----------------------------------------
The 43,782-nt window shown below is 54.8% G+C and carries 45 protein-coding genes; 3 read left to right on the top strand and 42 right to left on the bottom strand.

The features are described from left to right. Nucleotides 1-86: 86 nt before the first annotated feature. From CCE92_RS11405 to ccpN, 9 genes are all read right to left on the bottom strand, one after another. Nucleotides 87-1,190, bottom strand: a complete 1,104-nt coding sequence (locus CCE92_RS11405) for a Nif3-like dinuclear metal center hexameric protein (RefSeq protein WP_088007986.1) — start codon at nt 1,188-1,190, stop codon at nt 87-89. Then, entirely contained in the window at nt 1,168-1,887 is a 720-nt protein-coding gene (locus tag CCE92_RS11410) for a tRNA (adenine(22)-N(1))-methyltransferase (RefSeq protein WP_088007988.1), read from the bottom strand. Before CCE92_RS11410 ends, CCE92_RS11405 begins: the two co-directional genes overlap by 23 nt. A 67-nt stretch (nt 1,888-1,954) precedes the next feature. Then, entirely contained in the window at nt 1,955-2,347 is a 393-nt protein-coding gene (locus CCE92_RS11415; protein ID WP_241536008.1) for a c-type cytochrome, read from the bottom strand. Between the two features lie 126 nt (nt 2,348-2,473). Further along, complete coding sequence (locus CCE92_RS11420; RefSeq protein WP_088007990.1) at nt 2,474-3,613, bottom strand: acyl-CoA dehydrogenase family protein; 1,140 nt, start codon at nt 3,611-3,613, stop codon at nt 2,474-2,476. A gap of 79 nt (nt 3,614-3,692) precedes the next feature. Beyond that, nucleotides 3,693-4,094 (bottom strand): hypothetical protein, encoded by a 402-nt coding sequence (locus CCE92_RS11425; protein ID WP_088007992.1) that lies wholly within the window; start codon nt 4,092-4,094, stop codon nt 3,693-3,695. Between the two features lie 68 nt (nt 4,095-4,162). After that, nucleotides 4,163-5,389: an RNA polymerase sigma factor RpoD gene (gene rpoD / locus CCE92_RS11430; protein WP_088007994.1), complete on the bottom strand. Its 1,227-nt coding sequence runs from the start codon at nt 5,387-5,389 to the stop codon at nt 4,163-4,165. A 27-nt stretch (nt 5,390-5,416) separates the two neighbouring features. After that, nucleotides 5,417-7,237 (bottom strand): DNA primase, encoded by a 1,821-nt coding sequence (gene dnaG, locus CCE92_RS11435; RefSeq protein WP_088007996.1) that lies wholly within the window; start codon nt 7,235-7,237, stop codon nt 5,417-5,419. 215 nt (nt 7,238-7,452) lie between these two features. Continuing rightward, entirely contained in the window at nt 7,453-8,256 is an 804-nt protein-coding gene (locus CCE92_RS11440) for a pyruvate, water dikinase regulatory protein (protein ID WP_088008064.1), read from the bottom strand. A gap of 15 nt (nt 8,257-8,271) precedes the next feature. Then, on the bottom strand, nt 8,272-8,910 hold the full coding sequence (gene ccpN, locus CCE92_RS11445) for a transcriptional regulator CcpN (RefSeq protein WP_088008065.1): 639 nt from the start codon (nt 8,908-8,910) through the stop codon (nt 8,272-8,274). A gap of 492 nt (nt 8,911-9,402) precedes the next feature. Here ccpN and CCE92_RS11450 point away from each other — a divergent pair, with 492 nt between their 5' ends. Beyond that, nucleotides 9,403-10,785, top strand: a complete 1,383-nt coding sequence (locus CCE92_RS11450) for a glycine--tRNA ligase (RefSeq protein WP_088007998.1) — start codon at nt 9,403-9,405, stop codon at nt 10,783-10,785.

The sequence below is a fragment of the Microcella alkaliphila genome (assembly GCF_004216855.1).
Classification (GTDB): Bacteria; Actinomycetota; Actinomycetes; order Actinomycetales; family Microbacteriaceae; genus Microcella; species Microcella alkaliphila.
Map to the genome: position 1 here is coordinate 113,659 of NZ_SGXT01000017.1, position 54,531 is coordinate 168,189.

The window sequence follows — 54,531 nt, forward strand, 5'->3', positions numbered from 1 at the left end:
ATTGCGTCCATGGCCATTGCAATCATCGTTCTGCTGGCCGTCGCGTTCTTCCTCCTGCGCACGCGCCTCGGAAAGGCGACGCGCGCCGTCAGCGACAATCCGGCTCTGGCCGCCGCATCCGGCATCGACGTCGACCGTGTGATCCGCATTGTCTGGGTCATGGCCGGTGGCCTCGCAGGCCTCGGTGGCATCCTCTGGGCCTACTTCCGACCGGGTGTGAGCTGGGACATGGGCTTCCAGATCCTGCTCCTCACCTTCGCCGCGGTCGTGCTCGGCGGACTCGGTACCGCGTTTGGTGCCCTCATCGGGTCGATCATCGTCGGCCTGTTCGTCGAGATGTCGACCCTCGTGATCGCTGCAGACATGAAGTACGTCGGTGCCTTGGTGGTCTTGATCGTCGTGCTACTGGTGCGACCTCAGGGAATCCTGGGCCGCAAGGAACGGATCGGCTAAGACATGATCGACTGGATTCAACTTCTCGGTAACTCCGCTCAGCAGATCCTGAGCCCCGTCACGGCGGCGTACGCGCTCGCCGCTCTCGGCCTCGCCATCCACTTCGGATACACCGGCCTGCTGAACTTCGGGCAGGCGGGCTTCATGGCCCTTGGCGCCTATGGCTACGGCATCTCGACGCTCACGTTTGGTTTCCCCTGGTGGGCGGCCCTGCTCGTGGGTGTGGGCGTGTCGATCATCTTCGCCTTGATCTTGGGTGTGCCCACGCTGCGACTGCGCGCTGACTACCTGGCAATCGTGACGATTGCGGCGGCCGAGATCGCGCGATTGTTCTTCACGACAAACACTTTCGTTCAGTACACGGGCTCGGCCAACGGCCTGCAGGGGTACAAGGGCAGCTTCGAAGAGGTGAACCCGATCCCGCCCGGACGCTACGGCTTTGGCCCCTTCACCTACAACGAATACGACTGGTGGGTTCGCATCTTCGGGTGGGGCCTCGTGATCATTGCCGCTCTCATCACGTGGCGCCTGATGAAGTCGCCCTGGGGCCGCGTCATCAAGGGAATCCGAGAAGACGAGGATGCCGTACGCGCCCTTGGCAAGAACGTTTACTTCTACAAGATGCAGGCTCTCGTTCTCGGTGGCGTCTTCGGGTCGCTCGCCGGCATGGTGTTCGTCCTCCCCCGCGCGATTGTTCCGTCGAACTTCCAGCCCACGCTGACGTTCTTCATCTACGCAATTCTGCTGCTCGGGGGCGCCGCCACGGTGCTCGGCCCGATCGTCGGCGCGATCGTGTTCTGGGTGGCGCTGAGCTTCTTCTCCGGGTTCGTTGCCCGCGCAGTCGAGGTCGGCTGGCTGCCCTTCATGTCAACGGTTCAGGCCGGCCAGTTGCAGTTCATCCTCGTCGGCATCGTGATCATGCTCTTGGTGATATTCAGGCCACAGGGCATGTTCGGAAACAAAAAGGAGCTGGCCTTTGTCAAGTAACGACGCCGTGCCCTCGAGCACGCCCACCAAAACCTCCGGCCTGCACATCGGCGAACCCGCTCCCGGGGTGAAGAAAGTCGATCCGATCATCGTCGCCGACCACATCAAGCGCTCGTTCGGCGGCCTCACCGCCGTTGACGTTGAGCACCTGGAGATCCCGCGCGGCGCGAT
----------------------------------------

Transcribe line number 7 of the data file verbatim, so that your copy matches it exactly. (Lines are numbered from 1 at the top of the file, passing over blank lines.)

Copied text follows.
ATTGCGTCCATGGCCATTGCAATCATCGTTCTGCTGGCCGTCGCGTTCTTCCTCCTGCGCACGCGCCTCGGAAAGGCGACGCGCGCCGTCAGCGACAATCCGGCTCTGGCCGCCGCATCCGGCATCGACGTCGACCGTGTGATCCGCATTGTCTGGGTCATGGCCGGTGGCCTCGCAGGCCTCGGTGGCATCCTCTGGGCCTACTTCCGACCGGGTGTGAGCTGGGACATGGGCTTCCAGATCCTGCTCCTCACCTTCGCCGCGGTCGTGCTCGGCGGACTCGGTACCGCGTTTGGTGCCCTCATCGGGTCGATCATCGTCGGCCTGTTCGTCGAGATGTCGACCCTCGTGATCGCTGCAGACATGAAGTACGTCGGTGCCTTGGTGGTCTTGATCGTCGTGCTACTGGTGCGACCTCAGGGAATCCTGGGCCGCAAGGAACGGATCGGCTAAGACATGATCGACTGGATTCAACTTCTCGGTAACTCCGCTCAGCAGATCCTGAGCCCCGTCACGGCGGCGTACGCGCTCGCCGCTCTCGGCCTCGCCATCCACTTCGGATACACCGGCCTGCTGAACTTCGGGCAGGCGGGCTTCATGGCCCTTGGCGCCTATGGCTACGGCATCTCGACGCTCACGTTTGGTTTCCCCTGGTGGGCGGCCCTGCTCGTGGGTGTGGGCGTGTCGATCATCTTCGCCTTGATCTTGGGTGTGCCCACGCTGCGACTGCGCGCTGACTACCTGGCAATCGTGACGATTGCGGCGGCCGAGATCGCGCGATTGTTCTTCACGACAAACACTTTCGTTCAGTACACGGGCTCGGCCAACGGCCTGCAGGGGTACAAGGGCAGCTTCGAAGAGGTGAACCCGATCCCGCCCGGACGCTACGGCTTTGGCCCCTTCACCTACAACGAATACGACTGGTGGGTTCGCATCTTCGGGTGGGGCCTCGTGATCATTGCCGCTCTCATCACGTGGCGCCTGATGAAGTCGCCCTGGGGCCGCGTCATCAAGGGAATCCGAGAAGACGAGGATGCCGTACGCGCCCTTGGCAAGAACGTTTACTTCTACAAGATGCAGGCTCTCGTTCTCGGTGGCGTCTTCGGGTCGCTCGCCGGCATGGTGTTCGTCCTCCCCCGCGCGATTGTTCCGTCGAACTTCCAGCCCACGCTGACGTTCTTCATCTACGCAATTCTGCTGCTCGGGGGCGCCGCCACGGTGCTCGGCCCGATCGTCGGCGCGATCGTGTTCTGGGTGGCGCTGAGCTTCTTCTCCGGGTTCGTTGCCCGCGCAGTCGAGGTCGGCTGGCTGCCCTTCATGTCAACGGTTCAGGCCGGCCAGTTGCAGTTCATCCTCGTCGGCATCGTGATCATGCTCTTGGTGATATTCAGGCCACAGGGCATGTTCGGAAACAAAAAGGAGCTGGCCTTTGTCAAGTAACGACGCCGTGCCCTCGAGCACGCCCACCAAAACCTCCGGCCTGCACATCGGCGAACCCGCTCCCGGGGTGAAGAAAGTCGATCCGATCATCGTCGCCGACCACATCAAGCGCTCGTTCGGCGGCCTCACCGCCGTTGACGTTGAGCACCTGGAGATCCCGCGCGGCGCGAT